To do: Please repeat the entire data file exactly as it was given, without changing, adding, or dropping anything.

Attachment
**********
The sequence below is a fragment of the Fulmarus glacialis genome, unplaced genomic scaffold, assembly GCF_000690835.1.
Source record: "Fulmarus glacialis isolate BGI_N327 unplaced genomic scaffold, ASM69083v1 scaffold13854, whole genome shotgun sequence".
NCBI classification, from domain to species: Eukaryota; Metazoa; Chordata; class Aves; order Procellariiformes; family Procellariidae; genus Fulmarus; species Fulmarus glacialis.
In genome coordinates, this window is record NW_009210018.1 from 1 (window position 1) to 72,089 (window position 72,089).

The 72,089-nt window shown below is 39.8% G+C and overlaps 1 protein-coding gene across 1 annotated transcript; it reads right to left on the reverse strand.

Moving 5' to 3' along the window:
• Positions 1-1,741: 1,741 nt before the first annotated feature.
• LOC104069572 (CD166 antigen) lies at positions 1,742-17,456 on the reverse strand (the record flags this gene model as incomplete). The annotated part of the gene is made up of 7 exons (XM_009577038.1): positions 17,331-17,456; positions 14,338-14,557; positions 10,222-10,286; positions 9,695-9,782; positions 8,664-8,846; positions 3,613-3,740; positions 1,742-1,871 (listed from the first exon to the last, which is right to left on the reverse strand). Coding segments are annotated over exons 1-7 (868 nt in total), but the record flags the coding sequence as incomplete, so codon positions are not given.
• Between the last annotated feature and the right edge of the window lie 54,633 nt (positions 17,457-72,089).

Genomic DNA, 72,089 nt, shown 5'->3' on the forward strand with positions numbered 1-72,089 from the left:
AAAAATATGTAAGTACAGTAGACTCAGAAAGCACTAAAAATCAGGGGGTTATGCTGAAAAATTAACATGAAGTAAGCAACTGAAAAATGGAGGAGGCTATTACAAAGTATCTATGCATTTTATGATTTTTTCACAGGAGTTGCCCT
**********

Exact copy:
The sequence below is a fragment of the Fulmarus glacialis genome, unplaced genomic scaffold, assembly GCF_000690835.1.
Source record: "Fulmarus glacialis isolate BGI_N327 unplaced genomic scaffold, ASM69083v1 scaffold13854, whole genome shotgun sequence".
NCBI classification, from domain to species: Eukaryota; Metazoa; Chordata; class Aves; order Procellariiformes; family Procellariidae; genus Fulmarus; species Fulmarus glacialis.
In genome coordinates, this window is record NW_009210018.1 from 1 (window position 1) to 72,089 (window position 72,089).

The 72,089-nt window shown below is 39.8% G+C and overlaps 1 protein-coding gene across 1 annotated transcript; it reads right to left on the reverse strand.

Moving 5' to 3' along the window:
• Positions 1-1,741: 1,741 nt before the first annotated feature.
• LOC104069572 (CD166 antigen) lies at positions 1,742-17,456 on the reverse strand (the record flags this gene model as incomplete). The annotated part of the gene is made up of 7 exons (XM_009577038.1): positions 17,331-17,456; positions 14,338-14,557; positions 10,222-10,286; positions 9,695-9,782; positions 8,664-8,846; positions 3,613-3,740; positions 1,742-1,871 (listed from the first exon to the last, which is right to left on the reverse strand). Coding segments are annotated over exons 1-7 (868 nt in total), but the record flags the coding sequence as incomplete, so codon positions are not given.
• Between the last annotated feature and the right edge of the window lie 54,633 nt (positions 17,457-72,089).

Genomic DNA, 72,089 nt, shown 5'->3' on the forward strand with positions numbered 1-72,089 from the left:
AAAAATATGTAAGTACAGTAGACTCAGAAAGCACTAAAAATCAGGGGGTTATGCTGAAAAATTAACATGAAGTAAGCAACTGAAAAATGGAGGAGGCTATTACAAAGTATCTATGCATTTTATGATTTTTTCACAGGAGTTGCCCT